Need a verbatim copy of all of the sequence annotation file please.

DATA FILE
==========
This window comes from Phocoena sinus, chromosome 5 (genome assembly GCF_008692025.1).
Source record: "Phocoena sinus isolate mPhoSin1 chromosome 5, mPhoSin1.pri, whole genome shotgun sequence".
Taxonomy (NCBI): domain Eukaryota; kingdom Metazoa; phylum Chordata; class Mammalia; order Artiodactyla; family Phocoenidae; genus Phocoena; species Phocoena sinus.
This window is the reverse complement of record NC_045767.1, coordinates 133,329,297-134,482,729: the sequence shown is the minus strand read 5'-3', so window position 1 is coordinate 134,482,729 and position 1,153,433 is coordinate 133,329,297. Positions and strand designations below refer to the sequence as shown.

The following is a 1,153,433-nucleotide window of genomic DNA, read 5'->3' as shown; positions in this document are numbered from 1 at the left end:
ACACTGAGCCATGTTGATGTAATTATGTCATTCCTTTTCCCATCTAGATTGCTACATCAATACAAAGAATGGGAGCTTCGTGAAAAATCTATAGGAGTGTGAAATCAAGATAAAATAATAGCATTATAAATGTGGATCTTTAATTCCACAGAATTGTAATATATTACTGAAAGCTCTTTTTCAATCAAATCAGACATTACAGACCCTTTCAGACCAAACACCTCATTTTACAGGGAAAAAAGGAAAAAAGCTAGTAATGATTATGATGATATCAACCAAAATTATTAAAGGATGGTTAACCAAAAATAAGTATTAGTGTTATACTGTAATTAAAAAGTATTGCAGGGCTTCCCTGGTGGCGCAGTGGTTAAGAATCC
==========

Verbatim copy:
This window comes from Phocoena sinus, chromosome 5 (genome assembly GCF_008692025.1).
Source record: "Phocoena sinus isolate mPhoSin1 chromosome 5, mPhoSin1.pri, whole genome shotgun sequence".
Taxonomy (NCBI): domain Eukaryota; kingdom Metazoa; phylum Chordata; class Mammalia; order Artiodactyla; family Phocoenidae; genus Phocoena; species Phocoena sinus.
This window is the reverse complement of record NC_045767.1, coordinates 133,329,297-134,482,729: the sequence shown is the minus strand read 5'-3', so window position 1 is coordinate 134,482,729 and position 1,153,433 is coordinate 133,329,297. Positions and strand designations below refer to the sequence as shown.

The following is a 1,153,433-nucleotide window of genomic DNA, read 5'->3' as shown; positions in this document are numbered from 1 at the left end:
ACACTGAGCCATGTTGATGTAATTATGTCATTCCTTTTCCCATCTAGATTGCTACATCAATACAAAGAATGGGAGCTTCGTGAAAAATCTATAGGAGTGTGAAATCAAGATAAAATAATAGCATTATAAATGTGGATCTTTAATTCCACAGAATTGTAATATATTACTGAAAGCTCTTTTTCAATCAAATCAGACATTACAGACCCTTTCAGACCAAACACCTCATTTTACAGGGAAAAAAGGAAAAAAGCTAGTAATGATTATGATGATATCAACCAAAATTATTAAAGGATGGTTAACCAAAAATAAGTATTAGTGTTATACTGTAATTAAAAAGTATTGCAGGGCTTCCCTGGTGGCGCAGTGGTTAAGAATCC